The stem-cell debate can be painful. It deals with life-and-death issues, often involving suffering people desperate for anything that might help; and it tends to be dominated by one-sided, disingenuous propaganda. But the tide may be turning.
For years now, as states and the federal government have considered government funding of stem-cell research, there have been common threads to the debate and coverage. Even when the research under consideration is human cloning — that is, the creation of embryos that would immediately be destroyed for research purposes — the word "cloning" would not be used. In New Jersey in 2004, legislation was enacted that banned so-called reproductive human cloning, but allowed "therapeutic cloning." This sort of obfuscation has since become a national trend.
Clearly, a lot of ingenuity is being deployed in favor of embryo-destructive research. And yet, the most promising types of stem-cell research — adult stem-cell research, cord-blood stem-cell research — are also the least funded and talked about.
Senators, presidential candidates, Sheryl Crow, Michael J. Fox — so many of the loudest efforts tend to put the power of their celebrity behind embryonic stem-cell research and reproductive cloning. It's a perplexing state of affairs, as study after study demonstrates the successful use of alternatives to embryo destructive research, according to Richard Doerflinger, deputy director of pro-life activities at the U.S. Conference of Catholic Bishops.
These misplaced priorities were prevalent recently, as the House took up two bills — one that would clone, claiming otherwise; and another that would fund the use of frozen embryos from fertility clinics for research. In the days before the House defeated the cloning, Congress and the media were confronted with the looming promise of alternatives. The scientific journal "Nature" released a study describing trial successes, which showed that adult cells could be reprogrammed to function like embryonic stem cells — a noncontroversial stem-cell research alternative, the kind we could all rally behind.
As expected, the Stem Cell Research Enhancement Act, which authorizes funding on unused or frozen embryos in fertility clinics, passed in the House on June 7. But not only was it short of the votes it needed to override an expected presidential veto, it actually had six fewer votes than it did when the House voted on it in the last Congress. "Momentum is fading for proponents of embryonic stem-cell research," one pro-life House aide proclaimed. And how could it not be? Even as the House was focusing narrowly on embryo destruction, headlines trumpeted: "New Stem Cell Breakthrough Avoids Destroying Human Embryos"; "Biologists Make Skin Cells Work Like Stem Cells"; "Stem-Cell Advance May Skirt Ethical Debate."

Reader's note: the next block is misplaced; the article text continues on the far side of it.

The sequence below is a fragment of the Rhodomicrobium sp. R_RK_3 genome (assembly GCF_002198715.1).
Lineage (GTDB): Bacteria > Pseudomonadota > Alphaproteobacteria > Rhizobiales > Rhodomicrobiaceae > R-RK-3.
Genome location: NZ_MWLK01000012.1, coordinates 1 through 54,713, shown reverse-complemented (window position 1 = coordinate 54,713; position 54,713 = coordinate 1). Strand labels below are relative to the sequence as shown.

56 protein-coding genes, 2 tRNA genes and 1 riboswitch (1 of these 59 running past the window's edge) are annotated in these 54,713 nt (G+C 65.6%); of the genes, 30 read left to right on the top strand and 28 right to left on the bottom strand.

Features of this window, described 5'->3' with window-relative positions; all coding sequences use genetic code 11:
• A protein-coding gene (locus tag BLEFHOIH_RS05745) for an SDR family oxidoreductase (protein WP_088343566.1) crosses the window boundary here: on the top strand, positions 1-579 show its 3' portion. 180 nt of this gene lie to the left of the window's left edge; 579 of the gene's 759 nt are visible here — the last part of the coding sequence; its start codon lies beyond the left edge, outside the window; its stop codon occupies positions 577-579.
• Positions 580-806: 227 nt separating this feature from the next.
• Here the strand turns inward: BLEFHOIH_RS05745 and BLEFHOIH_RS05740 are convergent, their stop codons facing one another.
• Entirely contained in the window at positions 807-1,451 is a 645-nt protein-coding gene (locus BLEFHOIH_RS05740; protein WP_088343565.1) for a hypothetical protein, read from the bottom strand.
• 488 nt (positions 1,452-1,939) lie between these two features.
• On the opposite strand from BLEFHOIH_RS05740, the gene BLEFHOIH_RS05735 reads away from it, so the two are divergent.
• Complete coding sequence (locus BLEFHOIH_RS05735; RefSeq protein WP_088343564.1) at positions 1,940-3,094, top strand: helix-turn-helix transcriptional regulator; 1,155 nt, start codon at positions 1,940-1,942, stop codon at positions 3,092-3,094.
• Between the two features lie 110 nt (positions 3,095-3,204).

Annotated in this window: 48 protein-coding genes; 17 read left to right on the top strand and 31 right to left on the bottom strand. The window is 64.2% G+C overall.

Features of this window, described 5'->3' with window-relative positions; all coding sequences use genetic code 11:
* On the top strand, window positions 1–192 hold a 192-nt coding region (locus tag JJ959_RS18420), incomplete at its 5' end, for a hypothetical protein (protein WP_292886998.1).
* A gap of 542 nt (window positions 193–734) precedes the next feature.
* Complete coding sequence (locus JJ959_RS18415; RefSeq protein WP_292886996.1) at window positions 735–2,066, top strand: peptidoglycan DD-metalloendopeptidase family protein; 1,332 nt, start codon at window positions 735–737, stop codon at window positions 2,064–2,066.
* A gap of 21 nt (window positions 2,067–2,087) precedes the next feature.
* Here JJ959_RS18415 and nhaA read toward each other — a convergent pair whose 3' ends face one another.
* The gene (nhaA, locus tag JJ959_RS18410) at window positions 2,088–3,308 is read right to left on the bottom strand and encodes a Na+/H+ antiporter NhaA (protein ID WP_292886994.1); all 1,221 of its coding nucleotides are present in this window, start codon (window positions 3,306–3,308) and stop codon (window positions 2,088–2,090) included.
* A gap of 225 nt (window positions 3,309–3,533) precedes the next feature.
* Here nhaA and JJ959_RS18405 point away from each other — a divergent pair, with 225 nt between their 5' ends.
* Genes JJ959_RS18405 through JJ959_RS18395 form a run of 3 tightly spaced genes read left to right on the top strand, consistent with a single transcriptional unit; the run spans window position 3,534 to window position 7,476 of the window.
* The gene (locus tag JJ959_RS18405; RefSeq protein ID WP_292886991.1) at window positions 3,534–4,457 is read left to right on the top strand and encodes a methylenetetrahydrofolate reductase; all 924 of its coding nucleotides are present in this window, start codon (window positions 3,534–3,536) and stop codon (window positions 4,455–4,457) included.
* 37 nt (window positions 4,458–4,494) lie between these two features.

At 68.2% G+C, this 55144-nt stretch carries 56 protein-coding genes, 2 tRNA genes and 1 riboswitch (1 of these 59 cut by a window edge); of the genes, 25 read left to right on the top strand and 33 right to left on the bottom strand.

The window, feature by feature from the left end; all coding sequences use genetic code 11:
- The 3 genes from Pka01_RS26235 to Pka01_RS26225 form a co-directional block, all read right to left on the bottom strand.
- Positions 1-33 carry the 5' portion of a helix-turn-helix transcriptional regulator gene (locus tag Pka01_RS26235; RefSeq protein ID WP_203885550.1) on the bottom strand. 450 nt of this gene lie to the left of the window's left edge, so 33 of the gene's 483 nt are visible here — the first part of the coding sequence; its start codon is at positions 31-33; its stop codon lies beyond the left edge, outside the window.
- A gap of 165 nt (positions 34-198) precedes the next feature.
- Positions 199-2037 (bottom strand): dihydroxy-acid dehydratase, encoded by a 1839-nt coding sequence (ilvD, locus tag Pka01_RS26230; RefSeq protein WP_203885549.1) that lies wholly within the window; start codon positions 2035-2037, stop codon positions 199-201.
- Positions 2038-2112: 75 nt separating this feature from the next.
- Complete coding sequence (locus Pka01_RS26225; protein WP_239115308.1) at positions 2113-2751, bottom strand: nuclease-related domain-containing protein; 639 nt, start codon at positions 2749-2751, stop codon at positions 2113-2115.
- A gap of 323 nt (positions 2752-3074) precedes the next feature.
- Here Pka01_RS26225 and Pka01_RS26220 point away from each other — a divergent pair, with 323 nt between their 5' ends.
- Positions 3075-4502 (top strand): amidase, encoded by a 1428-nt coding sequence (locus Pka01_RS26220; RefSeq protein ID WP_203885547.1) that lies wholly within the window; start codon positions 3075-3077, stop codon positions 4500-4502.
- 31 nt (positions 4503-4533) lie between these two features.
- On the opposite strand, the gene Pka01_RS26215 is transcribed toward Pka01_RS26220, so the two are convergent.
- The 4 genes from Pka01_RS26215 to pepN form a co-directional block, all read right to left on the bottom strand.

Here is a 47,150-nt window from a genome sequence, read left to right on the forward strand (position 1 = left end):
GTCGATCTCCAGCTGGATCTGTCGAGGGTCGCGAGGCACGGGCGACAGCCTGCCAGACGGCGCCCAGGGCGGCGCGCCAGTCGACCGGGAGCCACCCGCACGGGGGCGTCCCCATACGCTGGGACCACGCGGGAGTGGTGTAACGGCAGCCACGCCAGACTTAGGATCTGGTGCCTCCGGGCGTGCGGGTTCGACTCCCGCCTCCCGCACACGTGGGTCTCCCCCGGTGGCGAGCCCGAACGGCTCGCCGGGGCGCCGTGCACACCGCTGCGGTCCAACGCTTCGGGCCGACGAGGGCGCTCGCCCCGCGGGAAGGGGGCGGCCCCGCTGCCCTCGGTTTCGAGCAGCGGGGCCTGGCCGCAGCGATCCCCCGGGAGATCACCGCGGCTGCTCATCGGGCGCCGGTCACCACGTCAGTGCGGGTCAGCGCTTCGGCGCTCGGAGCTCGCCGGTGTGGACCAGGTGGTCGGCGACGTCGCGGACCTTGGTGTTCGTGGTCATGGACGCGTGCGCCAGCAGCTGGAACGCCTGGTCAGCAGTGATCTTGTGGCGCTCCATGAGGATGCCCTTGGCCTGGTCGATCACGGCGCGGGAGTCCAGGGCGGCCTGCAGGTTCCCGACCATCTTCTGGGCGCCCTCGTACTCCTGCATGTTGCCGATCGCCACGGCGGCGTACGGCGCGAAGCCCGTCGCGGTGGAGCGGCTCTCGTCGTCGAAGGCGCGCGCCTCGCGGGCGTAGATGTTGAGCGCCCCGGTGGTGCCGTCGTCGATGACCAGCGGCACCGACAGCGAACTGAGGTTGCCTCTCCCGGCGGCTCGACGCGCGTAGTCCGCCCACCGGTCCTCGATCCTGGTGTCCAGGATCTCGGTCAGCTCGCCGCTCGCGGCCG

It will take some time for these new facts to sink in — to fight against the lie that scientific hope and success is only with the embryo-destructive research. In the same edition of The Washington Post in which we read "Scientists Use Skin To Create Stem Cells" and "Discovery Could Recast Debate," readers were also subjected to a flattering profile of cloning advocate Diana DeGette, a Colorado Democrat. DeGette is a secular saint for her tunnel-vision advocacy of embryonic-stem-cell research. Glaringly missing from the piece was any acknowledgement that George W. Bush, who would go on to veto the bill that funds embryo-destroying bill, is also for stem-cell research — just not the one and only kind she wants.
If you are against funding one type of stem cell research — the embryo-destroying kind — that does not mean you are against stem-cell research. On the contrary, you're for the kind that actually works — and that also happens to be free of the ethical hang-ups involved in the embryonic kind. What's to lose?
Embryonic stem-cell research is perfectly legal in the United States; all the debates have been over the government funding of it. With no federal ban on cloning, some states have provided funding for it under the guise of a "ban," setting up the distinction between reproductive cloning (creating an embryo to ultimately raise as a child) and research or therapeutic cloning (creating an embryo to use for medical purposes). In the end, though, the process is the same; in therapeutic cloning, you are cloning to kill.
Kathryn Lopez is the editor of National Review Online (www.nationalreview.com). She can be contacted at firstname.lastname@example.org.
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